Zeke, UL Lafayette's computing node on the Louisiana Optical Network Initiative, was launched last week. The supercomputer housed in Abdalla Hall is named after former mathematics department head and computer science pioneer Dr. Z. L. Loflin, who died in 1982. The IBM P5-575 has enormous computing capabilities. In the time it takes a bullet to travel one foot, Zeke can complete 330 million calculations; in the time it takes to blink an eye, the supercomputer can complete two billion calculations. Zeke is part of a fiber-optics network interconnecting high-performance computing resources at major Louisiana research universities, initially including UL, LSU, Louisiana Tech, Southern University, the University of New Orleans and Tulane University. The state has pledged $40 million over 10 years to support and maintain LONI. Its value to Louisiana is enhanced by its connection to the National LambdaRail, a grid-computing infrastructure expected to have the same effect on our nation's technological development as the interstate highway system has had on interstate commerce. Southern University will come online early in 2007. "The network is already delivering significant benefits for Louisiana's research institutions, but next year LONI will begin to show its true potential for our state, not only for our universities, but also for our economic future," says Louisiana Commissioner of Higher Education Joseph Savoie. ' Jeremy Alford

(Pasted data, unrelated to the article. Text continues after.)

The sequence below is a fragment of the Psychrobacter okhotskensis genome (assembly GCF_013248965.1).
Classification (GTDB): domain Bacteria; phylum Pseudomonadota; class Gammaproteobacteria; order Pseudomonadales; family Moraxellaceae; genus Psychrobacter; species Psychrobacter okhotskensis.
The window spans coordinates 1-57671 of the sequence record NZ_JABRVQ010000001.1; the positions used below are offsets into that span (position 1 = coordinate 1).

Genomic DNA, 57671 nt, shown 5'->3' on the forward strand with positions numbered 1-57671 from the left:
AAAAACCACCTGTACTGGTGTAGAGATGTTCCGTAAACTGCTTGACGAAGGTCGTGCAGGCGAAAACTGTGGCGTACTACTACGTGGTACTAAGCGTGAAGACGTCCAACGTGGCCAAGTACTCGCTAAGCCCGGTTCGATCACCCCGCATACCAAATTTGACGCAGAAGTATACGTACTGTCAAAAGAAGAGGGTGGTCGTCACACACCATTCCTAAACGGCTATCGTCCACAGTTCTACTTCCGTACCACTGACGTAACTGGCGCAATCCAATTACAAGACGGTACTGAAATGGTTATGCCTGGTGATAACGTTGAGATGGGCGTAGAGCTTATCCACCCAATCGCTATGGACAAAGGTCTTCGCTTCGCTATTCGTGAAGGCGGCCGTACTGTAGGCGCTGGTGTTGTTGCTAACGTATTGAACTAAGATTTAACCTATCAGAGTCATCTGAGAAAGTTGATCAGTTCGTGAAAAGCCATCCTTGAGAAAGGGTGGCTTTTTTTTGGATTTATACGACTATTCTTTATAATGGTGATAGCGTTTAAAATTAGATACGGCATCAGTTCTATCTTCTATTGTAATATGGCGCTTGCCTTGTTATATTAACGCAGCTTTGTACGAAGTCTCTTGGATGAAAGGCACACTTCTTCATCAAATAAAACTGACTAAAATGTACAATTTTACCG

MERCURY SUIT COULD BE COMING TO A HEAD
A coalition of Louisiana environmental groups has announced its intent to file a federal lawsuit against EnerVest Operating, a major operator of natural gas wells in the Monroe Gas Field. The groups want the company to clean up mercury-contaminated wetlands and other soils at gas fields in Ouachita, Union and Morehouse parishes. The intent was filed by the Tulane Environmental Law Clinic and could open up the floodgates for related litigation. Backing the move are the Louisiana Environmental Action Network, Louisiana chapter of the Sierra Club, Gulf Restoration Network and Louisiana Audubon Council. The law clinic alleges that EnerVest has allowed its mercury meters, which are attached to its oil wells and contain as much as 10 pounds of mercury, to pool in certain places and contaminate surrounding soil and wetlands. Mercury meters have been phased out in other parts of the country and on federal property in Louisiana in favor of non-mercury flow meters. "Why are they continuing to contaminate private property?" asks Barry Kohl of the Louisiana Audubon Council. Currently, there are 41 mercury-in-fish advisories statewide, including seven within the Monroe Gas Field. The coalition asks EnerVest to reply and to present a plan to clean up the mercury waste. If it does not, the environmental organizations say they are committed to filing a federal suit to force the cleanup. ' JA
US cities bidding on Olympics; Guard prevents more Ferguson riots; storm threatens travel and more national and international news for Wednesday, November 26, 2014.
Wednesday's Blogs from the Bog!